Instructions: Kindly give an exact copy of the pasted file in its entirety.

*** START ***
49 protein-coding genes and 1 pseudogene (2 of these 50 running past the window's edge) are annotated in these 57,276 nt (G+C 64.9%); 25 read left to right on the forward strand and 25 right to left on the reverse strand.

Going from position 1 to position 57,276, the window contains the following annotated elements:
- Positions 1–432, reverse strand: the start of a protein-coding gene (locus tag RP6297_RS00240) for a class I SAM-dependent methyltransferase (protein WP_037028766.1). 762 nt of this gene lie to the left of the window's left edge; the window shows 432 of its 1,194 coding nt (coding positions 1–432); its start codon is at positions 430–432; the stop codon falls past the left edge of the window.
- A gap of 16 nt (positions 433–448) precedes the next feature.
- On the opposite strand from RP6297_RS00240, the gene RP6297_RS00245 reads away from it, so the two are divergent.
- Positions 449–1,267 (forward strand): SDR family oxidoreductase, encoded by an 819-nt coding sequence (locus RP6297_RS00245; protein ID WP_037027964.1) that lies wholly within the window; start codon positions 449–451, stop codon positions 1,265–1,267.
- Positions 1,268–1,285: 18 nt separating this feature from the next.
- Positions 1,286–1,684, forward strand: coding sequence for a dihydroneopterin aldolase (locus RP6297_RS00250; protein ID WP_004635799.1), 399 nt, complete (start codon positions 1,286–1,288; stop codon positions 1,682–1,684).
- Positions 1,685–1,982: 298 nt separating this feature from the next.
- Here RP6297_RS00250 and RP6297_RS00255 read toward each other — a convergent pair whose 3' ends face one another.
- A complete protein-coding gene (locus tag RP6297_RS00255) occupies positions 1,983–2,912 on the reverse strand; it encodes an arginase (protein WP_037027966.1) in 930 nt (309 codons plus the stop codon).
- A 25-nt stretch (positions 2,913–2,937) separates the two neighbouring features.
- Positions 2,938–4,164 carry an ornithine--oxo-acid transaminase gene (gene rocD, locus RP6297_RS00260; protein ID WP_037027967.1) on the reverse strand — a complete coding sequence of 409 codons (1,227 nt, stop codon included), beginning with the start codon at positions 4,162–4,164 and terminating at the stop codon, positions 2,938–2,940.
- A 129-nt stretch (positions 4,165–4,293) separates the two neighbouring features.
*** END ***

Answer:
49 protein-coding genes and 1 pseudogene (2 of these 50 running past the window's edge) are annotated in these 57,276 nt (G+C 64.9%); 25 read left to right on the forward strand and 25 right to left on the reverse strand.

Going from position 1 to position 57,276, the window contains the following annotated elements:
- Positions 1–432, reverse strand: the start of a protein-coding gene (locus tag RP6297_RS00240) for a class I SAM-dependent methyltransferase (protein WP_037028766.1). 762 nt of this gene lie to the left of the window's left edge; the window shows 432 of its 1,194 coding nt (coding positions 1–432); its start codon is at positions 430–432; the stop codon falls past the left edge of the window.
- A gap of 16 nt (positions 433–448) precedes the next feature.
- On the opposite strand from RP6297_RS00240, the gene RP6297_RS00245 reads away from it, so the two are divergent.
- Positions 449–1,267 (forward strand): SDR family oxidoreductase, encoded by an 819-nt coding sequence (locus RP6297_RS00245; protein ID WP_037027964.1) that lies wholly within the window; start codon positions 449–451, stop codon positions 1,265–1,267.
- Positions 1,268–1,285: 18 nt separating this feature from the next.
- Positions 1,286–1,684, forward strand: coding sequence for a dihydroneopterin aldolase (locus RP6297_RS00250; protein ID WP_004635799.1), 399 nt, complete (start codon positions 1,286–1,288; stop codon positions 1,682–1,684).
- Positions 1,685–1,982: 298 nt separating this feature from the next.
- Here RP6297_RS00250 and RP6297_RS00255 read toward each other — a convergent pair whose 3' ends face one another.
- A complete protein-coding gene (locus tag RP6297_RS00255) occupies positions 1,983–2,912 on the reverse strand; it encodes an arginase (protein WP_037027966.1) in 930 nt (309 codons plus the stop codon).
- A 25-nt stretch (positions 2,913–2,937) separates the two neighbouring features.
- Positions 2,938–4,164 carry an ornithine--oxo-acid transaminase gene (gene rocD, locus RP6297_RS00260; protein ID WP_037027967.1) on the reverse strand — a complete coding sequence of 409 codons (1,227 nt, stop codon included), beginning with the start codon at positions 4,162–4,164 and terminating at the stop codon, positions 2,938–2,940.
- A 129-nt stretch (positions 4,165–4,293) separates the two neighbouring features.